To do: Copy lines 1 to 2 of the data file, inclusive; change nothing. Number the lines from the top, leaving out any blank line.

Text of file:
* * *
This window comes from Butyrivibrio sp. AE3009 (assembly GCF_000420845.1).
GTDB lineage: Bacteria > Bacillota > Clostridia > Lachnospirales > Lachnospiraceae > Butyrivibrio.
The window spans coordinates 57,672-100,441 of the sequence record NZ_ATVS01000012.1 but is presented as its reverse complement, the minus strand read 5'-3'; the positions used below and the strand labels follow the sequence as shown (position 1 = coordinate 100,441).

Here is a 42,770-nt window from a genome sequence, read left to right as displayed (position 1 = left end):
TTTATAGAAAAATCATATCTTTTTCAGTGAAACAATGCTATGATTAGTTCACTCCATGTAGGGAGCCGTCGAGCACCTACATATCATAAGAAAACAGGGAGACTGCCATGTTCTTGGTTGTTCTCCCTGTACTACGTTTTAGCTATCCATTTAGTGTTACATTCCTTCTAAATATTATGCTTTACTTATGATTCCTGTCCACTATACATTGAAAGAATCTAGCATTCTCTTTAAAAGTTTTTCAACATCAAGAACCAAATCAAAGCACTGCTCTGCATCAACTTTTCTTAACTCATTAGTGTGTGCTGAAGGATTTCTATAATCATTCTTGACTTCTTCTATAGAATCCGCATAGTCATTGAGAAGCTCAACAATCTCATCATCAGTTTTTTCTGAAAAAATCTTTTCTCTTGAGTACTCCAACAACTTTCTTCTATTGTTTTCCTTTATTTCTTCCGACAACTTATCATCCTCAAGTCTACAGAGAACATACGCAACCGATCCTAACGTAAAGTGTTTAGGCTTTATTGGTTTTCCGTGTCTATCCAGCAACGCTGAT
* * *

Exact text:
This window comes from Butyrivibrio sp. AE3009 (assembly GCF_000420845.1).
GTDB lineage: Bacteria > Bacillota > Clostridia > Lachnospirales > Lachnospiraceae > Butyrivibrio.